There could be trouble ahead for developed world equity markets with “frothy” valuations as central banks start shifting policy, according to Deutsche Bank AG.
Price-to-earnings ratios increased steadily after the global financial crisis as waves of monetary stimulus pulled down the yields on safe assets, spurring investors into riskier options. That dynamic may be on the verge of reversing with a turnaround in policy now underway in developed nations other than Japan, Mikihiro Matsuoka, chief economist of the Japanese unit of Deutsche Bank AG, wrote in a note dated July 10.
The average of the standard deviation of stock-market capitalization as a percentage of GDP in seven major developed countries has been approaching the previous peaks of 2000 and 2008, Matsuoka highlighted.
The first sign of the 2008 crisis was a suspension of redemptions at a hedge fund. This time around, signs of a problem may include a deterioration in the quality of securitized U.S. auto loan products, and/or the deterioration of the financing of emerging market countries following U.S. interest rate rises, he said.
And, like the way that the first round of Federal Reserve quantitative easing was the most powerful, “likewise, the first round of the withdrawal of monetary accommodation could well deliver a bigger negative effect on the financial market and the real economy than the ensuing second and third shots of monetary-policy turnaround,” he wrote.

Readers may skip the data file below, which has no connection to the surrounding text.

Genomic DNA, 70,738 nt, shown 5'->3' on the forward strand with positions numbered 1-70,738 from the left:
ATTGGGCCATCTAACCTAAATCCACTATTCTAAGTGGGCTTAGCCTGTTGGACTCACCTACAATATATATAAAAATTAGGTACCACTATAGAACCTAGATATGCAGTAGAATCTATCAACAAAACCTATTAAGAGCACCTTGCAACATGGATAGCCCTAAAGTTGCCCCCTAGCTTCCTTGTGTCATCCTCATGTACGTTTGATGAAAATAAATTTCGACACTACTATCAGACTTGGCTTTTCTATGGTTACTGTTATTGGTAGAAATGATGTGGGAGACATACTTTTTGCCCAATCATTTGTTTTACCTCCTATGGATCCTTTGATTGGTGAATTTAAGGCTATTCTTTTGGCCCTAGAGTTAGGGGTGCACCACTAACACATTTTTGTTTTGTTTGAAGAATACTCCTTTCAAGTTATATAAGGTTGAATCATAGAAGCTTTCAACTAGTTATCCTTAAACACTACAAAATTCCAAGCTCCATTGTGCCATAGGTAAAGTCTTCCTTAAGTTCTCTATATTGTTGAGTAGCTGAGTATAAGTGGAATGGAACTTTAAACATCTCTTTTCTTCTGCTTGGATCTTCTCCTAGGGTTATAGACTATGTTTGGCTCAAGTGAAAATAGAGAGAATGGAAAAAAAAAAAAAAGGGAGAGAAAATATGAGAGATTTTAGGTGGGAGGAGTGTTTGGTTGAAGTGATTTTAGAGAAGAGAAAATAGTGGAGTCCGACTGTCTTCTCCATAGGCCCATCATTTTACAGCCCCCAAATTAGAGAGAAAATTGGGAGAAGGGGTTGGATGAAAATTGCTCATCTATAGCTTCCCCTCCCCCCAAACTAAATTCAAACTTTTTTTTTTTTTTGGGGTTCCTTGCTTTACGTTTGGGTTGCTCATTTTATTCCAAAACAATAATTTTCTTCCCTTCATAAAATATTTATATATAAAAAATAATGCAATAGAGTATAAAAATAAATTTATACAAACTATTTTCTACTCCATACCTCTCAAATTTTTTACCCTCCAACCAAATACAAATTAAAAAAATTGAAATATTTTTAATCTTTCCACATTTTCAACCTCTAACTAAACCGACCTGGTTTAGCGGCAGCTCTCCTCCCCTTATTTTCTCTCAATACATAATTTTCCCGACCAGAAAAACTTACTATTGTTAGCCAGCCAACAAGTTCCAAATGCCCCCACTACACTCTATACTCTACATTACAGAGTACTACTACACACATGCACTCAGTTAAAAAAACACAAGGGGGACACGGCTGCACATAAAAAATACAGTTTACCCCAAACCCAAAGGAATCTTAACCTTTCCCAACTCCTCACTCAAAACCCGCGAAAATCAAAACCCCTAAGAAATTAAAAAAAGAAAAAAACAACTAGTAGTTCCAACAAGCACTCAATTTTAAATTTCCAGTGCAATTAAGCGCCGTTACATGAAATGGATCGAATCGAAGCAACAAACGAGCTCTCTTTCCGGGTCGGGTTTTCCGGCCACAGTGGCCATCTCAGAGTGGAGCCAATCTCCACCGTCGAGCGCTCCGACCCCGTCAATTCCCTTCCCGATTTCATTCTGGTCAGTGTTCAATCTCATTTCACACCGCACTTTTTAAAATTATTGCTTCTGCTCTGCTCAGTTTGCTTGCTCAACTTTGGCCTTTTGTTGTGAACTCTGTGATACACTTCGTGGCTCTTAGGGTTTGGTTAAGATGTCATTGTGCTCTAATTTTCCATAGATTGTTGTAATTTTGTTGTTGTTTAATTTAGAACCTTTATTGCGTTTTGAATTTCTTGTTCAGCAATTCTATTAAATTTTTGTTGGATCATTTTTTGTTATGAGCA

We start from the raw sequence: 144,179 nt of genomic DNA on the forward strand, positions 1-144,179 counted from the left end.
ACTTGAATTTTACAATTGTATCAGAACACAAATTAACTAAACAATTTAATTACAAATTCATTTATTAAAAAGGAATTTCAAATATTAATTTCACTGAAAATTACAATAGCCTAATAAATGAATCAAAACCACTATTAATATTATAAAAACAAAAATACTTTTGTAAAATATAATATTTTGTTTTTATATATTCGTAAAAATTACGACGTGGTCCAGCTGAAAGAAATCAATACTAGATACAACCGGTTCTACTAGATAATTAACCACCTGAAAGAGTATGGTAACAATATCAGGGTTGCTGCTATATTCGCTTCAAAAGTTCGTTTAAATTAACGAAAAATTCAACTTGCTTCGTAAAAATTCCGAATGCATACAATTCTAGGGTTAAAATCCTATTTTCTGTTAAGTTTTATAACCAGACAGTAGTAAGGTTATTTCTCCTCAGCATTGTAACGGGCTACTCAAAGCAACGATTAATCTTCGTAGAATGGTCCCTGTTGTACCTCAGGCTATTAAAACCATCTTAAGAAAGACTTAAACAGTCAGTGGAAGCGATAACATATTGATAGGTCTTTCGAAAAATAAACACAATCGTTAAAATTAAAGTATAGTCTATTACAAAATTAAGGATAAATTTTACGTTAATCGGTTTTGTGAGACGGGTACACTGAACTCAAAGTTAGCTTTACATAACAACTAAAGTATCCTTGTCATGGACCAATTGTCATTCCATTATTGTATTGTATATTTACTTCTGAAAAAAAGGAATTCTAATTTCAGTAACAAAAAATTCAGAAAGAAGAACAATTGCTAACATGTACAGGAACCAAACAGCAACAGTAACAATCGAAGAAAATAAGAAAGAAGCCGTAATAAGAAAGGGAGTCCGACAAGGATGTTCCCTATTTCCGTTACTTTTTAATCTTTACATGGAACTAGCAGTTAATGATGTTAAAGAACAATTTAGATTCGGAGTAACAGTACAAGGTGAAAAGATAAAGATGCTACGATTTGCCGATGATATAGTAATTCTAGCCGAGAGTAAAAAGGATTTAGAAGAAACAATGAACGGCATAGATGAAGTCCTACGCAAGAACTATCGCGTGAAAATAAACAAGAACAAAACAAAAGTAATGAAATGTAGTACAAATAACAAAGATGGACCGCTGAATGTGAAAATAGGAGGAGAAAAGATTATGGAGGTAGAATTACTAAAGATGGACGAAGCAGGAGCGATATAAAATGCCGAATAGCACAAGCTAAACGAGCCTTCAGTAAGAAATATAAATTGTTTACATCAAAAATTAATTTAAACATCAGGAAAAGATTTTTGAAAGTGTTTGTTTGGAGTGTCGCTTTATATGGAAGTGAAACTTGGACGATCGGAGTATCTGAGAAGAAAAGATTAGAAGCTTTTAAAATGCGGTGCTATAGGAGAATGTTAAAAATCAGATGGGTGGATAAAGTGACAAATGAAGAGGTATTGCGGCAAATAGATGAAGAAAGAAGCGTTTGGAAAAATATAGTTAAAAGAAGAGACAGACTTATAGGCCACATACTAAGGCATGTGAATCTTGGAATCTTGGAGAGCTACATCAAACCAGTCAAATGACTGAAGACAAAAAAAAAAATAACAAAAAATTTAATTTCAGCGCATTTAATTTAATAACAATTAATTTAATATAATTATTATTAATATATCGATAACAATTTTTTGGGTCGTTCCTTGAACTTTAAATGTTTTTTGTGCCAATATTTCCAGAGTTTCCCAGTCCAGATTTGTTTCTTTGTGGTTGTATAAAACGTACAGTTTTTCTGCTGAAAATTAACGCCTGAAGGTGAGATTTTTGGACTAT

Matsuoka said a number of factors have been preventing or postponing a large-scale and prolonged correction in asset prices:
- Higher nominal GDP growth above long-term bond yield thanks to massive monetary accommodation.
- Shorter cycles of capital investment and capital stock in the real economy.
- Dividend yields rising higher than the long-term bond yield, spurring stock purchases thanks to the search for higher returns and resulting in a rise in price-to-earnings ratios
- The financial surpluses of non-financial businesses in developed countries.
“It would be better to assume that these four buffers will weaken over the long run,” Matsuoka said. At the same time, he said it’s impossible to say now whether the market conditions he describes amount to simple froth, or something more worrying: “We would never know if this is a bubble until it bursts.”
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